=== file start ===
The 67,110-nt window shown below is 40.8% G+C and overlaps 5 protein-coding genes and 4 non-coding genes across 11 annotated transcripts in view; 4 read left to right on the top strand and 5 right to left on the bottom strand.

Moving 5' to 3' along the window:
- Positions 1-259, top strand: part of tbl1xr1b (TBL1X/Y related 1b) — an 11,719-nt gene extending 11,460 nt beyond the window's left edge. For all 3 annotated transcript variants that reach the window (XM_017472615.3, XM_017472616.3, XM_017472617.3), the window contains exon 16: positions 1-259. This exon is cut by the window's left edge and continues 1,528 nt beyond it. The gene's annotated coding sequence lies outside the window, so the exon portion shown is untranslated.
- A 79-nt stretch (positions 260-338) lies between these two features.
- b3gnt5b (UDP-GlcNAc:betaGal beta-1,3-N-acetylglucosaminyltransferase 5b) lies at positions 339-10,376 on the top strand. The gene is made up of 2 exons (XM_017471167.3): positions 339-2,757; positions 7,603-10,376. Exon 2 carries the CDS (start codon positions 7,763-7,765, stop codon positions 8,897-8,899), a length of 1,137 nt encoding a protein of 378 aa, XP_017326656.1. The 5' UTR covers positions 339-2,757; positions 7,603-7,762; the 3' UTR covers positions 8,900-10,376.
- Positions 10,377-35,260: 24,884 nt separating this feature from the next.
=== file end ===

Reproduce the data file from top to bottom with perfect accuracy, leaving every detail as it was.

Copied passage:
The 67,110-nt window shown below is 40.8% G+C and overlaps 5 protein-coding genes and 4 non-coding genes across 11 annotated transcripts in view; 4 read left to right on the top strand and 5 right to left on the bottom strand.

Moving 5' to 3' along the window:
- Positions 1-259, top strand: part of tbl1xr1b (TBL1X/Y related 1b) — an 11,719-nt gene extending 11,460 nt beyond the window's left edge. For all 3 annotated transcript variants that reach the window (XM_017472615.3, XM_017472616.3, XM_017472617.3), the window contains exon 16: positions 1-259. This exon is cut by the window's left edge and continues 1,528 nt beyond it. The gene's annotated coding sequence lies outside the window, so the exon portion shown is untranslated.
- A 79-nt stretch (positions 260-338) lies between these two features.
- b3gnt5b (UDP-GlcNAc:betaGal beta-1,3-N-acetylglucosaminyltransferase 5b) lies at positions 339-10,376 on the top strand. The gene is made up of 2 exons (XM_017471167.3): positions 339-2,757; positions 7,603-10,376. Exon 2 carries the CDS (start codon positions 7,763-7,765, stop codon positions 8,897-8,899), a length of 1,137 nt encoding a protein of 378 aa, XP_017326656.1. The 5' UTR covers positions 339-2,757; positions 7,603-7,762; the 3' UTR covers positions 8,900-10,376.
- Positions 10,377-35,260: 24,884 nt separating this feature from the next.